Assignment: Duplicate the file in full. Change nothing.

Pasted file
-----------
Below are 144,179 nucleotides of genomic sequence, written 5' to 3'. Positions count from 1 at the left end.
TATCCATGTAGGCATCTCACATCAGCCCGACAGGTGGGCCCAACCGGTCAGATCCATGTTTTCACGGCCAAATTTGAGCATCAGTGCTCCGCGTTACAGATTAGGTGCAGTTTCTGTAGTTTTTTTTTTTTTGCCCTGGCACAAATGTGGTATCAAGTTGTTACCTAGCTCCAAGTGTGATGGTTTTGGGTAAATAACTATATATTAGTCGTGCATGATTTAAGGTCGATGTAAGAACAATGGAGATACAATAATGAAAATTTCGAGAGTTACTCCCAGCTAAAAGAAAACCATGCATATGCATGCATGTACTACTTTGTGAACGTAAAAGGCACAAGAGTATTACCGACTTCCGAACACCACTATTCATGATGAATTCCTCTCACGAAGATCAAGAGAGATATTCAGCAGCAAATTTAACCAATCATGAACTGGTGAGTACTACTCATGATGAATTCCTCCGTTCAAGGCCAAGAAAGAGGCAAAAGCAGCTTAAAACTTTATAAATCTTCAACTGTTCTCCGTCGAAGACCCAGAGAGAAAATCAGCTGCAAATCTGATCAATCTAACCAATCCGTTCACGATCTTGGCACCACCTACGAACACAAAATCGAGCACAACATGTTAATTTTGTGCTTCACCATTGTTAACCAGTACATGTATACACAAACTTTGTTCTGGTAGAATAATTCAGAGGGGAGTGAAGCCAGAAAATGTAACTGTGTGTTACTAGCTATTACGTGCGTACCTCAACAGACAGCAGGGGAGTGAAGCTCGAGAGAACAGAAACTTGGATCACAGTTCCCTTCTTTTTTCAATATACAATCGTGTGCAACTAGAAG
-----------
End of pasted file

Below are 144,179 nucleotides of genomic sequence, written 5' to 3'. Positions count from 1 at the left end.
TATCCATGTAGGCATCTCACATCAGCCCGACAGGTGGGCCCAACCGGTCAGATCCATGTTTTCACGGCCAAATTTGAGCATCAGTGCTCCGCGTTACAGATTAGGTGCAGTTTCTGTAGTTTTTTTTTTTTTGCCCTGGCACAAATGTGGTATCAAGTTGTTACCTAGCTCCAAGTGTGATGGTTTTGGGTAAATAACTATATATTAGTCGTGCATGATTTAAGGTCGATGTAAGAACAATGGAGATACAATAATGAAAATTTCGAGAGTTACTCCCAGCTAAAAGAAAACCATGCATATGCATGCATGTACTACTTTGTGAACGTAAAAGGCACAAGAGTATTACCGACTTCCGAACACCACTATTCATGATGAATTCCTCTCACGAAGATCAAGAGAGATATTCAGCAGCAAATTTAACCAATCATGAACTGGTGAGTACTACTCATGATGAATTCCTCCGTTCAAGGCCAAGAAAGAGGCAAAAGCAGCTTAAAACTTTATAAATCTTCAACTGTTCTCCGTCGAAGACCCAGAGAGAAAATCAGCTGCAAATCTGATCAATCTAACCAATCCGTTCACGATCTTGGCACCACCTACGAACACAAAATCGAGCACAACATGTTAATTTTGTGCTTCACCATTGTTAACCAGTACATGTATACACAAACTTTGTTCTGGTAGAATAATTCAGAGGGGAGTGAAGCCAGAAAATGTAACTGTGTGTTACTAGCTATTACGTGCGTACCTCAACAGACAGCAGGGGAGTGAAGCTCGAGAGAACAGAAACTTGGATCACAGTTCCCTTCTTTTTTCAATATACAATCGTGTGCAACTAGAAG